Toronto Blue Jays: Trying to win now while still developing prospects. They have a strong core of veterans (and just added one in Russell Martin) and were wise not to trade any of their talented young starting pitching at the trade deadline. They'll fill a few key positions with prospects -- Dalton Pompey will start in center field and newly acquired Devon Travis will take over second base by at least midseason -- but likely will look to spend more this offseason.

AL Central

Chicago White Sox: Rebuilding, and probably two years away. The White Sox have been building a strong core to their team (including Jose Abreu, Avisail Garcia and Adam Eaton), and they're now just waiting patiently for their top prospects, such as left-handed pitcher Carlos Rodon and shortstop Tim Anderson, to arrive.

Cleveland Indians: Ready to contend for a division title. They had the second-youngest rotation in baseball in 2014, and yet it was the best in the majors in the second half, led by Cy Young Award winner Corey Kluber. But they need bounce-back years from Jason Kipnis, Nick Swisher and Michael Bourn if they're going to win the division. The arrive of Francisco Lindor will help.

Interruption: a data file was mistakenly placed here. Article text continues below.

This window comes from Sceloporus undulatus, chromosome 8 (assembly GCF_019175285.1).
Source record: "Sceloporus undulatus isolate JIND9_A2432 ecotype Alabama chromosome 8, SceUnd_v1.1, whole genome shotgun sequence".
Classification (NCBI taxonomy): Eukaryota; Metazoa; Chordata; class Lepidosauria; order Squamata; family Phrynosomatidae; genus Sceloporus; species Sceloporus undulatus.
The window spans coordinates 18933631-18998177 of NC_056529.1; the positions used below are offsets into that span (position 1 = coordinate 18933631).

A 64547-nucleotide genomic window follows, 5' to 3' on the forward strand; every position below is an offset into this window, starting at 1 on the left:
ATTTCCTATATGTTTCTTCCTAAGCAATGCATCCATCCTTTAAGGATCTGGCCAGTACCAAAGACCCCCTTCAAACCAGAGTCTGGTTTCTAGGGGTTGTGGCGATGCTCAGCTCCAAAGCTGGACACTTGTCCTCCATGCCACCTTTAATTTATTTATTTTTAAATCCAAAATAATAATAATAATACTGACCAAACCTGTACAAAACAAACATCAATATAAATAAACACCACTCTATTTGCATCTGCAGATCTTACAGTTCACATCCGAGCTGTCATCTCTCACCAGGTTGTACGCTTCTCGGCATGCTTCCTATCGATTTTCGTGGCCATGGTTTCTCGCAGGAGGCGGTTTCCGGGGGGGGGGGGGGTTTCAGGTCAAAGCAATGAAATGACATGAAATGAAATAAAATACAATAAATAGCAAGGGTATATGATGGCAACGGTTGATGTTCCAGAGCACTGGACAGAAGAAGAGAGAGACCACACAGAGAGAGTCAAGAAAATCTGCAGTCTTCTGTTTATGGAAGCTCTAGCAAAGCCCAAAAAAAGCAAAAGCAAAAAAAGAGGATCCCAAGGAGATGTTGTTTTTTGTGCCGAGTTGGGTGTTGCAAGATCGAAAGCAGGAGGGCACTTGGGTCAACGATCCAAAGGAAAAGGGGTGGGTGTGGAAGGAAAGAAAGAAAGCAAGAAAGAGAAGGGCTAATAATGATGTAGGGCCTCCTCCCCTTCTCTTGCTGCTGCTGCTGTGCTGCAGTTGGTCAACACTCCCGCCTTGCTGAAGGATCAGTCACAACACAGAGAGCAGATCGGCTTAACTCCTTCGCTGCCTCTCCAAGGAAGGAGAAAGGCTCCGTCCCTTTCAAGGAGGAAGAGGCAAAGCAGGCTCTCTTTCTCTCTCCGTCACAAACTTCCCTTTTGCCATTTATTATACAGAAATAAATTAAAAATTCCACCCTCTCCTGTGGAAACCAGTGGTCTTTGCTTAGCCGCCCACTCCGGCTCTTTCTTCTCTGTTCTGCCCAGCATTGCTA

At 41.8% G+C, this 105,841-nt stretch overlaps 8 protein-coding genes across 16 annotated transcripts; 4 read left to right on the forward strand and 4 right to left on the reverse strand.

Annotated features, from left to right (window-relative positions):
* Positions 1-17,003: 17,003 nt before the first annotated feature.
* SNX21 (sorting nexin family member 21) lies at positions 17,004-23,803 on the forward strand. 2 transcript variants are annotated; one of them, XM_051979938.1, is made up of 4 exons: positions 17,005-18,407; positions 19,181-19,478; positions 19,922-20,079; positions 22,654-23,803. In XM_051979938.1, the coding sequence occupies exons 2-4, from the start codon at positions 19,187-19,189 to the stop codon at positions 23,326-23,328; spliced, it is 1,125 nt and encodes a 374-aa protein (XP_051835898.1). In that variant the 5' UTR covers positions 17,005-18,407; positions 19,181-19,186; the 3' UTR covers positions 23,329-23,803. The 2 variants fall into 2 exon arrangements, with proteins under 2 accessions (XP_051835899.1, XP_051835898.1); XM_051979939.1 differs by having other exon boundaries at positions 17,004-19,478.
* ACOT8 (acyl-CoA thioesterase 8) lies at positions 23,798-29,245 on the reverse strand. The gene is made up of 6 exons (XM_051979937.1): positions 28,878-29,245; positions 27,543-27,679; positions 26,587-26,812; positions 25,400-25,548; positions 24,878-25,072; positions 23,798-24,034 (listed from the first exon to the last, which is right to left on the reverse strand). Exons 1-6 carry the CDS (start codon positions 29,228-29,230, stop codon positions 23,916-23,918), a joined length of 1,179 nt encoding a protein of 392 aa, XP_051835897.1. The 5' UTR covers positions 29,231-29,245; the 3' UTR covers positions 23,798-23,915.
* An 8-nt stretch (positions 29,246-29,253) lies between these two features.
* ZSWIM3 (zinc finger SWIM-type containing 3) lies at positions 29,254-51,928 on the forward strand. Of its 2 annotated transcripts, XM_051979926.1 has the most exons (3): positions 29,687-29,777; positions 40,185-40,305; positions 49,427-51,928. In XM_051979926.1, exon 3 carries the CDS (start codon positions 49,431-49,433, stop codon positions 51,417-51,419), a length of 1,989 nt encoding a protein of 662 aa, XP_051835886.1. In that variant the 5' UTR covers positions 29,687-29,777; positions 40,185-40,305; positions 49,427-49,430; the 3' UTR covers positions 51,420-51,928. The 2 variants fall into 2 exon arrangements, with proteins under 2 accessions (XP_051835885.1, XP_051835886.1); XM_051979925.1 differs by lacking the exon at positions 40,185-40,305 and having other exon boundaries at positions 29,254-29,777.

Detroit Tigers: Keeping the window cracked for a playoff run, but also trying to get younger. The offense is pretty much in place, especially after they re-signed Victor Martinez and traded for Anthony Gose to improve their defense in center field. Jose Iglesias' return will also help, although he and Gose are light-hitting players. But they might need to replace Max Scherzer, and that bullpen needs improvement.

Kansas City Royals: Stacked with enough young talent to be perennial contenders. The Royals' position players grew up in the postseason, and Yordano Ventura and Danny Duffy are ready to take over the top of their rotation. The Royals are now the team to beat in the AL Central, not the Tigers.

Minnesota Twins: A last-place team desperately trying to build a starting rotation. The Twins are waiting for young phenoms Byron Buxton, Eddie Rosario and Miguel Sano to arrive in Minnesota, but it won't matter in the win-loss column until they're able to build a starting rotation that is at least competitive.

AL West

Houston Astros: Only a year or two away from being contenders. The Astros are making significant progress toward and should get at least close to .500 in 2015. Top-of-rotation prospect Mark Appel should arrive sometime in 2015, and when shortstop prospect Carlos Correa arrives sometime in 2016 or 2017, the Astros should be ready to be perennial contenders.